To see the changes marked to be committed, use
git diff --cached
The previous commits, their descriptions, dates and authors are shown with the command
With the option
git log also shows the changes in the commit with regard to the previous commit.
Instead of version numbers, Git identifies commits with SHA1 checksums, which consist of 40 hexadecimal digits. The commit identifier may be abbreviated to a unique prefix, often 7 digits.
The current commit may be named or tagged with the command
git tag --annotate name
This typically makes sense when the version is somehow significant, such as a publicly announced update.
To discard the changes in a file and to return it to the state it was in the most recent commit, use
git checkout -- file ...
To discard all the changes in your workspace, replace file with the top directory of your workspace. Please note that after that you cannot recover the discarded changes.
To make your workspace correspond to a previous state (commit), use the command
git reset. Please see
git help reset first.
If you have not yet published your changes (see below), you can discard your changes completely, but published changes cannot be undone completely in any easy way. However, you can make a new commit that reverts the changes with the command
git revert; see
git help revert for more information
Once you have committed changes to your own clone of the repository and wish to publish them (in practice, to FIN-CLARIN employees), you should first get the changes made by others to the master repository with the command
git pull origin
If there are changes and if they conflict with your changes (at least from Git’s point of view), you will need to edit the conflicting files. You can find the conflicting places by searching for the string
git help merge for more information). Once you have resolved the conflicts, you need to run the following commands (topdir is the top directory of your workspace):
git add -u topdir git commit
After that, you can actually publish the changes to the master repository:
git push origin
It may be worthwhile to do
git pull once in a while even if you are not yet about to publish your changes, since that reduces the chances of a large number of conflicts.
Named branches allow parallel development of independent features not to disturb each other. If you think that a feature will need more than one commit, it is recommended that you make a new branch for it. New corpus configurations to the Korp frontend should always be first added to branches of their own, to make testing easier and to avoid affecting the production Korp in case the configuration does not work. The changes made to different branches are usually eventually merged to the main or default branch, named
master. In addition, the Korp Git repositories contain also other public branches. New branches are by default private (present only in your own copy of the repository), unless you publish them to the main repository with the command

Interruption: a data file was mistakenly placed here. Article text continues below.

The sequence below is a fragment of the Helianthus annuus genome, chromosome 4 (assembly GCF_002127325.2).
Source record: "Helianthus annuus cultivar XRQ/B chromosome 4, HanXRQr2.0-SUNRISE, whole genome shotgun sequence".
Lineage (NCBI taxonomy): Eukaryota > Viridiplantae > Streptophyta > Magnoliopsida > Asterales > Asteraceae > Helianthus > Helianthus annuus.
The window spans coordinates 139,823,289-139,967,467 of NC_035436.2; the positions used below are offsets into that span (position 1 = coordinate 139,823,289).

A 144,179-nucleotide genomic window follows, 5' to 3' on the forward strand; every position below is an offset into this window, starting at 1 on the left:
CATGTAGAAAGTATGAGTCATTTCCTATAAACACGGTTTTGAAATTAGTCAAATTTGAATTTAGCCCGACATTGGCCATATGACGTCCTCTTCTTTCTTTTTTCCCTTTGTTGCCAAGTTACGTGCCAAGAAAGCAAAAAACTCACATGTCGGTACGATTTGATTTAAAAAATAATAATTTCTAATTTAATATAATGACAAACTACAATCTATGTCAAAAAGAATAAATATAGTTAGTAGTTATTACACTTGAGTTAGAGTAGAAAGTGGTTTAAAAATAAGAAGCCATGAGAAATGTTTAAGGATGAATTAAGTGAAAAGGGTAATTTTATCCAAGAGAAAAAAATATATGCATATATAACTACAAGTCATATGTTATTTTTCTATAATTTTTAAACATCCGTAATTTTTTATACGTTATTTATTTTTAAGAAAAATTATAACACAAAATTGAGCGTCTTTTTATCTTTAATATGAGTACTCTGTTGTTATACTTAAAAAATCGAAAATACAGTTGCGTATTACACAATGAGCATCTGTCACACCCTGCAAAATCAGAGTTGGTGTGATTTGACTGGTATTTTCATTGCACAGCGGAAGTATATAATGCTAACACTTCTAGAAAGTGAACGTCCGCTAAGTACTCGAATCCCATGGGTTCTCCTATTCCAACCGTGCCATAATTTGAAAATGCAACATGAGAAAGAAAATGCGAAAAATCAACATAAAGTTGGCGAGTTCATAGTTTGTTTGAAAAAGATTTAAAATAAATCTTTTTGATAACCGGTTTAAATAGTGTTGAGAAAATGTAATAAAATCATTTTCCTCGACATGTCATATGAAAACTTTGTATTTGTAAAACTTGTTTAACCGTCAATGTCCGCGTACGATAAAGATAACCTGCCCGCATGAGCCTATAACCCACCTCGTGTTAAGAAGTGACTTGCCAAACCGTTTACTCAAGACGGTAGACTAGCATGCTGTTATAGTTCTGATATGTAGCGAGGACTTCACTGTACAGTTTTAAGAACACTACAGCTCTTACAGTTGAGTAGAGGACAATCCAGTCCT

git push origin branch.
A typical use case for branches is to develop code in your own private branch, such as
dev. Once the code is stable enough and tested, the branch is merged to the master branch. In addition, branches can be used to develop individual features. The changes made to these feature or topic branches are typically first merged to the development branch and then to the master branch. But for adding Korp corpus configurations, it probably suffices to have a branch for each corpus or set of related corpora, or even a single personal branch, if you only work on a single corpus at the same time. For the ease of testing on the Korp server, the corpus configuration branches should be published.
It is easy to make a new branch branch_name in Git with the command
git branch branch_name
To change to branch branch_name, use the command
git checkout branch_name
This changes the content of the files tracked by Git in your workspace to correspond to their content in the branch branch_name. If you have uncommitted changes in you workspace that would be overwritten by the branch change, Git declines to change branches. You will need to commit the changes or stash them before being able to change branches. Stashing means putting the uncommitted changes temporarily aside; it is done with the command
git stash save [message]
git help stash for more information.
To see the existing branches, use the command
The existing branch is marked with an asterisk. To see the last commit (summary) of each branch, use the command
git branch -v
Changes made to another branch may be merged to the currently active branch with the command
git merge branch
This may cause conflicts, which need to be resolved manually, similarly to when running
Alternatively, if the changed branch is not public or the changes made to it with relation to the master branch have not been published (pushed), you may use (in the changed branch and assuming that the main branch is
master) the command
git rebase master
git merge and
git rebase typically produce different commit histories:
git merge retains the branches to be merged as such and combines them with a new commit. In contrast,
git rebase in practice adds to the current branch the changes made to the master branch after the current branch had been separated from it, which creates a linear commit history in this respect. Both approaches have their advantages and disadvantages in different situations. However, please keep in mind that
git rebase should be used only if the changed branch is private or if the changes made to it with relation to the master branch have not been published (pushed) yet.
One possible workflow for merging branch branch to
master is to rebase it first on master and then merge:
git checkout branch git rebase master git checkout master git merge branch
This workflow probably works best if you only have a few changes in branch with respect to
Git commits are accompanied with the timestamp of creating the commit, but Git by design does not store nor retain file timestamps. For example, the files changed when doing
git pull or changing branches get the current time as their timestamp. Similarly, when cloning a Git repository, the initial timestamp of the files will be the cloning time. Even though saving timestamps might be useful in some cases, this is a feature of Git that we will have to live with.